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Hoffmann, R. A wiki for the life sciences where authorship matters. Nature Genetics (2008)
 
 
 
 
 

Drug-resistant human cytomegalovirus infection in children after allogeneic stem cell transplantation may have different clinical outcomes.

Three seropositive pediatric recipients of allogeneic stem cell transplantation out of a group of 42 patients receiving T-cell-depleted, unrelated transplants and 37 patients receiving T-cell-depleted, haploidentical transplants were monitored longitudinally for human cytomegalovirus (HCMV) infection and the emergence of antiviral drug resistance. Early in the posttransplant course, all 3 patients developed HCMV mutations conferring drug resistance to ganciclovir. One child additionally developed multidrug resistance to foscarnet and cidofovir, with mutations in the viral phosphotransferase gene ( UL97) and the DNA-polymerase gene ( UL54) being found. These data show that resistant HCMV infection does not necessarily correlate with a severe clinical outcome. The early detection of genotypic resistance up to 129 days before the emergence of phenotypic resistance and the dissociation of resistance patterns among different body sites emphasize the importance of genotypic analyses of different DNA specimens for an efficient antiviral therapy. T-cell-depleted children having transplantation might be at an increased risk for the development of drug resistance.[1]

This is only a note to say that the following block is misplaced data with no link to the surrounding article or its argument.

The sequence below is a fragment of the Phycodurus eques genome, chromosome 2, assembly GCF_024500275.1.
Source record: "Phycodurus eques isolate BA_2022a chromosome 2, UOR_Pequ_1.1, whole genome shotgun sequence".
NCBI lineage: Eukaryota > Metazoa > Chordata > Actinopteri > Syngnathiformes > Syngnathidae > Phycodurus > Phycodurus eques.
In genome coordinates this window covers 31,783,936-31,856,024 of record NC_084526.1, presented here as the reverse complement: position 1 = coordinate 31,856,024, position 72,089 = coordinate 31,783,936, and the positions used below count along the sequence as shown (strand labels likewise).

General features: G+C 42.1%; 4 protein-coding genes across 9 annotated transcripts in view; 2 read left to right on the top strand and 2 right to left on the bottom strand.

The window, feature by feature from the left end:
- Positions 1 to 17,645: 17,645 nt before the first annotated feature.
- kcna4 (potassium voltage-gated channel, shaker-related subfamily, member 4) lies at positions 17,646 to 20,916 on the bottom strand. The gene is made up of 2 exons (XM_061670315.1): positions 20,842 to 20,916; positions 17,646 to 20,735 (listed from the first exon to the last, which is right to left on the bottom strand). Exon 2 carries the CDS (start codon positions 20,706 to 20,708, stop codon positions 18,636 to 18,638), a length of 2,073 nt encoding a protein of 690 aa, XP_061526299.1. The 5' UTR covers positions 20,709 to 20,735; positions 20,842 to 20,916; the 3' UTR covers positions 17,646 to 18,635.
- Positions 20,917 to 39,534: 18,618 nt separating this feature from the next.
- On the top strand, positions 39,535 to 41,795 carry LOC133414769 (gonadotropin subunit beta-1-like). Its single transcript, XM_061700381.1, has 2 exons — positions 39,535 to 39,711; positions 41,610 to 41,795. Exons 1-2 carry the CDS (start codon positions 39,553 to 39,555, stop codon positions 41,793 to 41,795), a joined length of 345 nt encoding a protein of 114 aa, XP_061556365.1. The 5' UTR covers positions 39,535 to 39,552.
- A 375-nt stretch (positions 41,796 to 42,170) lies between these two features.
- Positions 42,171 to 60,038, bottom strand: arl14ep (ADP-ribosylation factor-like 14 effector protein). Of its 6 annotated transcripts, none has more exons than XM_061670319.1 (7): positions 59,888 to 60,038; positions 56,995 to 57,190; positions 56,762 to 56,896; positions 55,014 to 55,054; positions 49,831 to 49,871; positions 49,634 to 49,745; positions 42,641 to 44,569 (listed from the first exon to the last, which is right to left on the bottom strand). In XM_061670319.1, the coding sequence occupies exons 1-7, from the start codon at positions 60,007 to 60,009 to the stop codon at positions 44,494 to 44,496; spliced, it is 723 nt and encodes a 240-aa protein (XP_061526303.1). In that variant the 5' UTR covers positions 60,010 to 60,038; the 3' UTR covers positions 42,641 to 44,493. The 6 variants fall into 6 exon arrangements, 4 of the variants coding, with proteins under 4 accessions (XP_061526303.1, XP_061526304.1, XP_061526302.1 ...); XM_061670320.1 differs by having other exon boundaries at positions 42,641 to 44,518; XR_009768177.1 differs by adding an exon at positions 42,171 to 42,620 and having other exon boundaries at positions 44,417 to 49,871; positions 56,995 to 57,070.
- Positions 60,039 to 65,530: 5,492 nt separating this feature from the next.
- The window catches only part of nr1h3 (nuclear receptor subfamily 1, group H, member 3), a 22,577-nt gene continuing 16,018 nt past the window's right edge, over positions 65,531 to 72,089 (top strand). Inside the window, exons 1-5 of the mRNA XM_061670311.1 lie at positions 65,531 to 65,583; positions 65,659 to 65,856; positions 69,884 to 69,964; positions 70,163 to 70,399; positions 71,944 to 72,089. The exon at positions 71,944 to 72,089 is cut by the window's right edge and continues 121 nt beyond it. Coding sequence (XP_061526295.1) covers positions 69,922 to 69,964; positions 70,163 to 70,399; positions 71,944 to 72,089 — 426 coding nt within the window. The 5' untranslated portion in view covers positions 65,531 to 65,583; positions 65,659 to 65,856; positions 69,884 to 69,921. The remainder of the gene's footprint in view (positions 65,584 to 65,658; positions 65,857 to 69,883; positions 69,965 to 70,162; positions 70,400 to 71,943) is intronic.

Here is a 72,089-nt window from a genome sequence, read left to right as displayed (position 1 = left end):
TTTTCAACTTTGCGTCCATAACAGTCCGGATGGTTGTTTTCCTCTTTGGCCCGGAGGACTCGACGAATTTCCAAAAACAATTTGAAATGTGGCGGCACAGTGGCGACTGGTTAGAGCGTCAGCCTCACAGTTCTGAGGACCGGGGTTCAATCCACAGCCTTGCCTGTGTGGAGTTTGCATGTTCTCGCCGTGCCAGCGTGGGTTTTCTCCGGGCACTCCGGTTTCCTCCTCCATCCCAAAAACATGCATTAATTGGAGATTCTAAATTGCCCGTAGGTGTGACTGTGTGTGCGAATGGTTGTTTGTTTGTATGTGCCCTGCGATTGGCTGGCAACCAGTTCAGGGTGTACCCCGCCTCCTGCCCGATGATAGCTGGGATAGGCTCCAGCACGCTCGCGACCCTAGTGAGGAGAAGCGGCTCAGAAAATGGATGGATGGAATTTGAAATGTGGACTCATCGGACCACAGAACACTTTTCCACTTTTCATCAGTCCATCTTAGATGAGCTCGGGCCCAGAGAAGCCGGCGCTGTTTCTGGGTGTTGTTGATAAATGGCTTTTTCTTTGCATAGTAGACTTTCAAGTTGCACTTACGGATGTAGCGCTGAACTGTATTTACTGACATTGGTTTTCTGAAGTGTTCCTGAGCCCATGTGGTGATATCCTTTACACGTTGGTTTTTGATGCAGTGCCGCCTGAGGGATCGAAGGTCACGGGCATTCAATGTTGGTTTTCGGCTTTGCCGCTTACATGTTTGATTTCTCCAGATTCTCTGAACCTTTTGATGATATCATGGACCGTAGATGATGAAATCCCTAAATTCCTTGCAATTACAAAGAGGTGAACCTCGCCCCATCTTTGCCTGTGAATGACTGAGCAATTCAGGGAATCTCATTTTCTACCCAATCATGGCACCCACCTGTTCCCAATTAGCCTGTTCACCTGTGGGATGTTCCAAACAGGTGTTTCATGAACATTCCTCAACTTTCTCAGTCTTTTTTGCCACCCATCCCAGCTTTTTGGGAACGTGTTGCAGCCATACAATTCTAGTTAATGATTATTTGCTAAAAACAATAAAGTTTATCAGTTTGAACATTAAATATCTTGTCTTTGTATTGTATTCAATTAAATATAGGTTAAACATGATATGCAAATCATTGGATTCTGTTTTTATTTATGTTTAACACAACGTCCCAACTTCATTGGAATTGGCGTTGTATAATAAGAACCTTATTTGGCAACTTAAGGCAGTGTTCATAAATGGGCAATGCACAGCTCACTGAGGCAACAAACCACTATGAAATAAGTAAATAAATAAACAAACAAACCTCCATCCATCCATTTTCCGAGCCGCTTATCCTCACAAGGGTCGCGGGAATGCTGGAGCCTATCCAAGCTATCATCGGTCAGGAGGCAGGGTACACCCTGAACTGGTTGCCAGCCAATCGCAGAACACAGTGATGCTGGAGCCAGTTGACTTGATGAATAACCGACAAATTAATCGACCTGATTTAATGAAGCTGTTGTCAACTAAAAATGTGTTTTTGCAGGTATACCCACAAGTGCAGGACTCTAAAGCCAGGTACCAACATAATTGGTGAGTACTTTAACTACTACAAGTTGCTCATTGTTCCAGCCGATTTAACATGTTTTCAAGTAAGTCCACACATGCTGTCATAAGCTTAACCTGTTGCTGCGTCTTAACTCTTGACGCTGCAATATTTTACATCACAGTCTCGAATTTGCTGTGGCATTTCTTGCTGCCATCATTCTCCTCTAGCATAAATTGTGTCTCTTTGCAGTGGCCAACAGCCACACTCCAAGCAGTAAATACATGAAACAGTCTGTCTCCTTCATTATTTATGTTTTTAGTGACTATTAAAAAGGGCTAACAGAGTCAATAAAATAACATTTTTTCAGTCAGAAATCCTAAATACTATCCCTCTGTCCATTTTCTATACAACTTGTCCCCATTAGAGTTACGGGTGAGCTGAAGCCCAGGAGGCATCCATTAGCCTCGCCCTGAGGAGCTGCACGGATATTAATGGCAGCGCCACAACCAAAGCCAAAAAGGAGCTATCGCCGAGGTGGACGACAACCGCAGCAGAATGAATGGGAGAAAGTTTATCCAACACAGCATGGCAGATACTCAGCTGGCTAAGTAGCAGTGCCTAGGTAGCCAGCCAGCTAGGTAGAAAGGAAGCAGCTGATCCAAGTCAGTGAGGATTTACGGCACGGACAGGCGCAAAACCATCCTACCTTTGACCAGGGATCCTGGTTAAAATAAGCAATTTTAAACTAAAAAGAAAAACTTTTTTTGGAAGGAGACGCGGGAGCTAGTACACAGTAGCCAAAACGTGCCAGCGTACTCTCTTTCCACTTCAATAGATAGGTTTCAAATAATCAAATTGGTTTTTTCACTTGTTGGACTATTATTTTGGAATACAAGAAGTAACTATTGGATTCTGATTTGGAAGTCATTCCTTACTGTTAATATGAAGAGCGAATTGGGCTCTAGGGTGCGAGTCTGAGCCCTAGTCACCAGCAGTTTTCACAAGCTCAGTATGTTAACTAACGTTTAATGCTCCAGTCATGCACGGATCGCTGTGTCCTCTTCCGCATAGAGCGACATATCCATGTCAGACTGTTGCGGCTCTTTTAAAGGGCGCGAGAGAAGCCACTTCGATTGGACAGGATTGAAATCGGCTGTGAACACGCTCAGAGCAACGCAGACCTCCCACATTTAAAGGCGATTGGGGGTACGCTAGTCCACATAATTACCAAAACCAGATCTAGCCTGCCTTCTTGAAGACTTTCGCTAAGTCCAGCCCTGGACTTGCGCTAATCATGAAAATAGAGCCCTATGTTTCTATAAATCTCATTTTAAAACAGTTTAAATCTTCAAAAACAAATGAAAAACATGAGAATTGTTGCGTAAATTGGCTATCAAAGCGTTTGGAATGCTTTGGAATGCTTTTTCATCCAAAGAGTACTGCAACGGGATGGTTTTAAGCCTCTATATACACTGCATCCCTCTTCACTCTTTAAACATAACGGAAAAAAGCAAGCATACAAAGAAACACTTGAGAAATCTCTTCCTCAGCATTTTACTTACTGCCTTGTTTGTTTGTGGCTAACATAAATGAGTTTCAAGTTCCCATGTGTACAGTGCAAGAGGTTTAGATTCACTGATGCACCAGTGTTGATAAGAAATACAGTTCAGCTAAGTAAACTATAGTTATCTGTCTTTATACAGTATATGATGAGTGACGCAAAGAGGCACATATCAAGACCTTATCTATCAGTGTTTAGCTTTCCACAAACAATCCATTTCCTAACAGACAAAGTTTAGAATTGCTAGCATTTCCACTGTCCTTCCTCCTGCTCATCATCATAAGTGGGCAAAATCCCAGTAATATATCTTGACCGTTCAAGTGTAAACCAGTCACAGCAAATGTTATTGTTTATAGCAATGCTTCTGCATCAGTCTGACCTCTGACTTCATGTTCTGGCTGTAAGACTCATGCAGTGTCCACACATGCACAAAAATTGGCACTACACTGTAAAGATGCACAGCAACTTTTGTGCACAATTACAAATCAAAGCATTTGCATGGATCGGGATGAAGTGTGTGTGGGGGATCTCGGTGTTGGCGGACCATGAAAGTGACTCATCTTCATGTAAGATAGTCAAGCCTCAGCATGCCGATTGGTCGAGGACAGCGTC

References

  1. Drug-resistant human cytomegalovirus infection in children after allogeneic stem cell transplantation may have different clinical outcomes. Eckle, T., Prix, L., Jahn, G., Klingebiel, T., Handgretinger, R., Selle, B., Hamprecht, K. Blood (2000) [Pubmed]
 
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